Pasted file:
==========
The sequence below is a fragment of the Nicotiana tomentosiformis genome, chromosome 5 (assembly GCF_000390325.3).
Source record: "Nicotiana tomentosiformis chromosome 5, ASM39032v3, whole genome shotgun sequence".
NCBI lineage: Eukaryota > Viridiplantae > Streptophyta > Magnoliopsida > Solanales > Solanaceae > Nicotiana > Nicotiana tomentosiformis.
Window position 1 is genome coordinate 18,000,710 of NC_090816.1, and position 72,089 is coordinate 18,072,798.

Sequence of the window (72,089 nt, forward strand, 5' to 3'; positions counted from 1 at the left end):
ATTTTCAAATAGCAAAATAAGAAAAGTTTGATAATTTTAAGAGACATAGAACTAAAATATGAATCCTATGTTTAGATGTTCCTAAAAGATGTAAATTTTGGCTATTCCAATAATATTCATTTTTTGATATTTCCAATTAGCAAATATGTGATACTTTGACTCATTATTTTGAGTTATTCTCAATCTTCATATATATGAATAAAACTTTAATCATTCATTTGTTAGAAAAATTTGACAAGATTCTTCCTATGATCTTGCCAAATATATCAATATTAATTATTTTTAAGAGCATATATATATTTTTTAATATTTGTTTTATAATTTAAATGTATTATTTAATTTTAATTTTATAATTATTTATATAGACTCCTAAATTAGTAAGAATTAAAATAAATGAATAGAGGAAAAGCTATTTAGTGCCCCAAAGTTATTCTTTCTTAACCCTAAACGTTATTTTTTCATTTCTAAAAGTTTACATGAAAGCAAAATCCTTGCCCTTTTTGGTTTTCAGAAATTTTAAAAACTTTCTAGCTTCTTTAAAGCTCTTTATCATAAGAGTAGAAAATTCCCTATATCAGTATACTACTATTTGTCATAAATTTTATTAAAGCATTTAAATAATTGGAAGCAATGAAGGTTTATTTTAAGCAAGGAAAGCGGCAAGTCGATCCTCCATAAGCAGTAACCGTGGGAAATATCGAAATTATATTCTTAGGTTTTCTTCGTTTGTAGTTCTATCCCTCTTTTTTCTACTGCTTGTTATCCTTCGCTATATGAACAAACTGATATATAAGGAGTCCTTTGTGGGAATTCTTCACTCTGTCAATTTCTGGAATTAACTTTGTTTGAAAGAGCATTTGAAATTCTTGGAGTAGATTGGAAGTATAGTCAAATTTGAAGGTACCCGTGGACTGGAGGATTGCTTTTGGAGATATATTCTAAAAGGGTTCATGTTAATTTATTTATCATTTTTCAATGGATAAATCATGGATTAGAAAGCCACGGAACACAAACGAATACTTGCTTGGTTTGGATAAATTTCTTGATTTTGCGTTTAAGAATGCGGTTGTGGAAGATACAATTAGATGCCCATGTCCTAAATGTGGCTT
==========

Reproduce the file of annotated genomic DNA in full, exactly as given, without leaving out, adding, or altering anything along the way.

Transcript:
The sequence below is a fragment of the Nicotiana tomentosiformis genome, chromosome 5 (assembly GCF_000390325.3).
Source record: "Nicotiana tomentosiformis chromosome 5, ASM39032v3, whole genome shotgun sequence".
NCBI lineage: Eukaryota > Viridiplantae > Streptophyta > Magnoliopsida > Solanales > Solanaceae > Nicotiana > Nicotiana tomentosiformis.
Window position 1 is genome coordinate 18,000,710 of NC_090816.1, and position 72,089 is coordinate 18,072,798.

Sequence of the window (72,089 nt, forward strand, 5' to 3'; positions counted from 1 at the left end):
ATTTTCAAATAGCAAAATAAGAAAAGTTTGATAATTTTAAGAGACATAGAACTAAAATATGAATCCTATGTTTAGATGTTCCTAAAAGATGTAAATTTTGGCTATTCCAATAATATTCATTTTTTGATATTTCCAATTAGCAAATATGTGATACTTTGACTCATTATTTTGAGTTATTCTCAATCTTCATATATATGAATAAAACTTTAATCATTCATTTGTTAGAAAAATTTGACAAGATTCTTCCTATGATCTTGCCAAATATATCAATATTAATTATTTTTAAGAGCATATATATATTTTTTAATATTTGTTTTATAATTTAAATGTATTATTTAATTTTAATTTTATAATTATTTATATAGACTCCTAAATTAGTAAGAATTAAAATAAATGAATAGAGGAAAAGCTATTTAGTGCCCCAAAGTTATTCTTTCTTAACCCTAAACGTTATTTTTTCATTTCTAAAAGTTTACATGAAAGCAAAATCCTTGCCCTTTTTGGTTTTCAGAAATTTTAAAAACTTTCTAGCTTCTTTAAAGCTCTTTATCATAAGAGTAGAAAATTCCCTATATCAGTATACTACTATTTGTCATAAATTTTATTAAAGCATTTAAATAATTGGAAGCAATGAAGGTTTATTTTAAGCAAGGAAAGCGGCAAGTCGATCCTCCATAAGCAGTAACCGTGGGAAATATCGAAATTATATTCTTAGGTTTTCTTCGTTTGTAGTTCTATCCCTCTTTTTTCTACTGCTTGTTATCCTTCGCTATATGAACAAACTGATATATAAGGAGTCCTTTGTGGGAATTCTTCACTCTGTCAATTTCTGGAATTAACTTTGTTTGAAAGAGCATTTGAAATTCTTGGAGTAGATTGGAAGTATAGTCAAATTTGAAGGTACCCGTGGACTGGAGGATTGCTTTTGGAGATATATTCTAAAAGGGTTCATGTTAATTTATTTATCATTTTTCAATGGATAAATCATGGATTAGAAAGCCACGGAACACAAACGAATACTTGCTTGGTTTGGATAAATTTCTTGATTTTGCGTTTAAGAATGCGGTTGTGGAAGATACAATTAGATGCCCATGTCCTAAATGTGGCTT